Archiver > GENEALOGY-DNA > 2010-03 > 1268964098

From: argiedude <>
Subject: Re: [DNA] Map of Indian haplogroups in Indonesia
Date: Thu, 18 Mar 2010 23:01:38 -0300
References: <BAY128-W29D7961D886B2561B0EA2BC82C0@phx.gbl>,<BAY128-W1872C5C2F2F332BC5258DC82A0@phx.gbl>,<>
In-Reply-To: <>

You're missing the point, again. It doesn't matter if R1b1 is 0,07%. The study found 2 R1b1b2 samples, which show the limit of the extent of European ancestry. Together with these 2 samples there were 2 samples of R1b1*. R1b1b2 is 50% of Dutch y-dna and R1b1* is probably 0,1% or less. I just made a quick simulation in Excel, assuming a sample size of 4 and a frequency of 0,1% for R1b1*, of the odds of finding 2 or more R1b1* samples. In 24,000 iterations, there wasn't a single run that produced 2 or more R1b1*.

You're also forgetting about the 3 samples of J*, which are even harder to explain, as a historic event, than R1b1*.

And you're not considering the main point of my post. I made a detailed map of the haplogroups of Indian origin (H, J, L, R1a, R2) in Indonesia, using almost all the y-dna studies published to date. The result is incredible. There's a very sharp cline right along Wallace's Line. To the west these haplogroups make up 10% of the y-dna, just about everywhere. But to the east, they drop to virtually nothing, to 0.15%, to be precise. A 60-fold difference, one of the sharpest y-dna clines anywhere in the world. Why would historic Indian navigators decide to stop dead in their tracks exactly at Wallace's Line? It makes no sense. The answer is given by the author of the latest study which prompted me to look into this. She notes the sharp division along Wallace's Line for the Melanesian haplogroups C, M, S, and states that this division reflects their paleolithic origin. That makes sense. Great. Now I've shown that the haplogroups of Indian origin show a cline along Wallace's Line that is just as steep as in the case of the Melanesian haplogroups. Add to this picture several specific characteristics of some of these Indian haplogroups that are extremely hard to justify from a historic perspective, such as the presence of J*, R1b1*, and H*, and it all indicates that these haplogroups have been existing in Indonesia for a lot longer than we think.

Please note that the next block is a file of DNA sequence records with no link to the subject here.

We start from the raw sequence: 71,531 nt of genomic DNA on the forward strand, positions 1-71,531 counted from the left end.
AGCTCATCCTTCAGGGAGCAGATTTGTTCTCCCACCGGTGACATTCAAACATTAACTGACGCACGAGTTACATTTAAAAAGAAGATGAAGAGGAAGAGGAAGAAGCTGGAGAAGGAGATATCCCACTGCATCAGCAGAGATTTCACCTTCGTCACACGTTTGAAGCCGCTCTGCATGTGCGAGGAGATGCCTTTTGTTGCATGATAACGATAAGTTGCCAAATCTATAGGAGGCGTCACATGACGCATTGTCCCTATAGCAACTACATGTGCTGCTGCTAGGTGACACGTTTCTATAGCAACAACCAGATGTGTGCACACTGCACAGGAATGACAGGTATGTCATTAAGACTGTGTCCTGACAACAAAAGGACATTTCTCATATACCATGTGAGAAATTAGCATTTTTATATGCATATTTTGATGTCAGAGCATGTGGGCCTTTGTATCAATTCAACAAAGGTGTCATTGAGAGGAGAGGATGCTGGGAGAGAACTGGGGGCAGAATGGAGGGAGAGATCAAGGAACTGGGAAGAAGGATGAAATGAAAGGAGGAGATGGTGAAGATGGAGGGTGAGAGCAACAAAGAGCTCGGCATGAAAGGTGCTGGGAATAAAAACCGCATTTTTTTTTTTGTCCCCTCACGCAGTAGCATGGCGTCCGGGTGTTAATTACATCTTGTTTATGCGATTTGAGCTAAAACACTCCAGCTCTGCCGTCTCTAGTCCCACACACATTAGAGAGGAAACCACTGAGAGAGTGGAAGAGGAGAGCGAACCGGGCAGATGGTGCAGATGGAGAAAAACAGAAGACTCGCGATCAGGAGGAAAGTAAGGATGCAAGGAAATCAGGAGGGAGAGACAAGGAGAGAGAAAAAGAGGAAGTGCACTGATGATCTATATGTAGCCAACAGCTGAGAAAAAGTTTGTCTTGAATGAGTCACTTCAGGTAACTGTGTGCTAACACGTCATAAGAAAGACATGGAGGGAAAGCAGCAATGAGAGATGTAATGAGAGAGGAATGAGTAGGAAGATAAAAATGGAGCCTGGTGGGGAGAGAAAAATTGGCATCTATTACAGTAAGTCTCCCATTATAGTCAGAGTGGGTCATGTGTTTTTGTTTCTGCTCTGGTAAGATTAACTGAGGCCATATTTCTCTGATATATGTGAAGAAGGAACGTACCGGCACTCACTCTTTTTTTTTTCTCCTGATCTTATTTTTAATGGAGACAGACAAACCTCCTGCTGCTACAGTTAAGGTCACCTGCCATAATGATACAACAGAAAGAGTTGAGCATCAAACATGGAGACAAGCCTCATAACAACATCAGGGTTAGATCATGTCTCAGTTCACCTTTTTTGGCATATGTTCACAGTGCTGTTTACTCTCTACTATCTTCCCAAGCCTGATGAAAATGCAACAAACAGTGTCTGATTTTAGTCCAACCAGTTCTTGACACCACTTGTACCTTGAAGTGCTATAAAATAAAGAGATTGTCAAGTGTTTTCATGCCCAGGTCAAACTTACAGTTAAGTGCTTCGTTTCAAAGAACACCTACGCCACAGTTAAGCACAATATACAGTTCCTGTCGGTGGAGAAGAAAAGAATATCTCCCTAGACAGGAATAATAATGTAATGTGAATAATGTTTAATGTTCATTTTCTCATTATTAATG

> I won't speak to the H or J, but would like to remind the list that
> the samples are not R1b1*, but rather R1b1(xM269). And the frequency
> of these "incredible" R1b1 samples is 0.07% in the study.
> VV
> On Mar 18, 2010, at 8:24 PM, argiedude wrote:
> > Add to this the very interesting details about some of these Indian
> > haplogroups that are very hard to explain as a historic diffusion,
> > namely, the presence of J*, H*, and R1b1*.

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